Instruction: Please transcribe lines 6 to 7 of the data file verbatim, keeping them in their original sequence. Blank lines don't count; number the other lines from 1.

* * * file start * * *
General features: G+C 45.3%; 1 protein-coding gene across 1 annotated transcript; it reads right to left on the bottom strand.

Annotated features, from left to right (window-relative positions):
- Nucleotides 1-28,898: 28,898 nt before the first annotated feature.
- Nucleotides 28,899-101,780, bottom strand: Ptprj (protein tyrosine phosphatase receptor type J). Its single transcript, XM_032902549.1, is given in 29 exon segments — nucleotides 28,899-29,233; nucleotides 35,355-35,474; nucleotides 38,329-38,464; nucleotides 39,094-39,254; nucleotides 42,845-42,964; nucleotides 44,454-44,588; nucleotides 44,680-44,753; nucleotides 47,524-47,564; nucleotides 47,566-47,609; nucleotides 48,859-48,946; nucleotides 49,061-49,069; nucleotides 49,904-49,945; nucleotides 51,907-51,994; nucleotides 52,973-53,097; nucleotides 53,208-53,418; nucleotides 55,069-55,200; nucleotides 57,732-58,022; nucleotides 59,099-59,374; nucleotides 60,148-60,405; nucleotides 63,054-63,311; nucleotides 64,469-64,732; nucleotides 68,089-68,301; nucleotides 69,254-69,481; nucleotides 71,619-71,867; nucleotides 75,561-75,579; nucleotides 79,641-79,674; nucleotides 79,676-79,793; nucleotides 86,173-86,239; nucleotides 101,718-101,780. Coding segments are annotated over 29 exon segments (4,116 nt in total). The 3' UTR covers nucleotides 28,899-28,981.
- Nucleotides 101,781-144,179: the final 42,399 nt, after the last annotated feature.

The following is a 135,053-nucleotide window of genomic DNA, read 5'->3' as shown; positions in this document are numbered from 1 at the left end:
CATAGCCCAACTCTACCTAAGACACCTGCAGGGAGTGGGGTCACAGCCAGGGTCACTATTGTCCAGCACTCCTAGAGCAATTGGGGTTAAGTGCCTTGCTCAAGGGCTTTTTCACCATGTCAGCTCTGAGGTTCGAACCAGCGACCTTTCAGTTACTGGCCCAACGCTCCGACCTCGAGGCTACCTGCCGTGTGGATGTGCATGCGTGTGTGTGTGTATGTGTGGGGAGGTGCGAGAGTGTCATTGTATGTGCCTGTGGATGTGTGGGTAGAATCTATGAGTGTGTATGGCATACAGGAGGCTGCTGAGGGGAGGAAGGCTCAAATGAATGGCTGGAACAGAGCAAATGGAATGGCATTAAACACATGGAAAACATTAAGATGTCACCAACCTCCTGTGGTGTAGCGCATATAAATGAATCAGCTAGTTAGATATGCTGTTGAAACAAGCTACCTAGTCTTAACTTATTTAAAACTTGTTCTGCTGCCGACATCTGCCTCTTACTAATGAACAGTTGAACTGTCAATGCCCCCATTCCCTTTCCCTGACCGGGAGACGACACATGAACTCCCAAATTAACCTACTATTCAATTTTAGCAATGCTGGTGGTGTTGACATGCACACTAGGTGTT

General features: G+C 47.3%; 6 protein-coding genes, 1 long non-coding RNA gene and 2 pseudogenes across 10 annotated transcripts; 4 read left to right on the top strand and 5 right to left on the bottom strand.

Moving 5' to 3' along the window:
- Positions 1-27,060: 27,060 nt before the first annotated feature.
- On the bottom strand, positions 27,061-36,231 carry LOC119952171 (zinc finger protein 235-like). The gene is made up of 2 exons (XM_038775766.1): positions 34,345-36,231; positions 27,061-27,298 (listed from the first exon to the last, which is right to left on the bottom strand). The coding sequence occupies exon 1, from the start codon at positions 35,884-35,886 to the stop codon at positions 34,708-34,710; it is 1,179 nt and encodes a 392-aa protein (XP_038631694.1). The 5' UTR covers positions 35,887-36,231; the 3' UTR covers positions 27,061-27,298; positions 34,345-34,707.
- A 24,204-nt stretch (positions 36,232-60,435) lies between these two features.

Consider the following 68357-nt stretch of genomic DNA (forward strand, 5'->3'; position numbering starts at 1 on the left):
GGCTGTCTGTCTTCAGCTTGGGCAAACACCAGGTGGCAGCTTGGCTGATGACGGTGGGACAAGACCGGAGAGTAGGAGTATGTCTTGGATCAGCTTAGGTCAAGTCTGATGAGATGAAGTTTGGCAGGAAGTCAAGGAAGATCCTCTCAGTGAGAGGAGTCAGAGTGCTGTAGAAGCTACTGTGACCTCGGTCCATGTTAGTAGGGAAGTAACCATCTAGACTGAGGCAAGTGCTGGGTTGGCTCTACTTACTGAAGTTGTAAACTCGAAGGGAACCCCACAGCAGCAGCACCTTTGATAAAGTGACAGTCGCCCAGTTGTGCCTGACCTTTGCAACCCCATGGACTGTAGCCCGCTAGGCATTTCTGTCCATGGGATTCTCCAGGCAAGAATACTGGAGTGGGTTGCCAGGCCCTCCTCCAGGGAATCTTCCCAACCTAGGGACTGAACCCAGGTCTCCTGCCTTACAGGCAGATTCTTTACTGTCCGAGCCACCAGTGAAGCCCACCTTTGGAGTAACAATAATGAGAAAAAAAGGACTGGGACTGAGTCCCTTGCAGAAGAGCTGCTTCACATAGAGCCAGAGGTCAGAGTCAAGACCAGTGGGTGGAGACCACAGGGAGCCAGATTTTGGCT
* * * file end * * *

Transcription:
The following is a 135,053-nucleotide window of genomic DNA, read 5'->3' as shown; positions in this document are numbered from 1 at the left end:
CATAGCCCAACTCTACCTAAGACACCTGCAGGGAGTGGGGTCACAGCCAGGGTCACTATTGTCCAGCACTCCTAGAGCAATTGGGGTTAAGTGCCTTGCTCAAGGGCTTTTTCACCATGTCAGCTCTGAGGTTCGAACCAGCGACCTTTCAGTTACTGGCCCAACGCTCCGACCTCGAGGCTACCTGCCGTGTGGATGTGCATGCGTGTGTGTGTGTATGTGTGGGGAGGTGCGAGAGTGTCATTGTATGTGCCTGTGGATGTGTGGGTAGAATCTATGAGTGTGTATGGCATACAGGAGGCTGCTGAGGGGAGGAAGGCTCAAATGAATGGCTGGAACAGAGCAAATGGAATGGCATTAAACACATGGAAAACATTAAGATGTCACCAACCTCCTGTGGTGTAGCGCATATAAATGAATCAGCTAGTTAGATATGCTGTTGAAACAAGCTACCTAGTCTTAACTTATTTAAAACTTGTTCTGCTGCCGACATCTGCCTCTTACTAATGAACAGTTGAACTGTCAATGCCCCCATTCCCTTTCCCTGACCGGGAGACGACACATGAACTCCCAAATTAACCTACTATTCAATTTTAGCAATGCTGGTGGTGTTGACATGCACACTAGGTGTT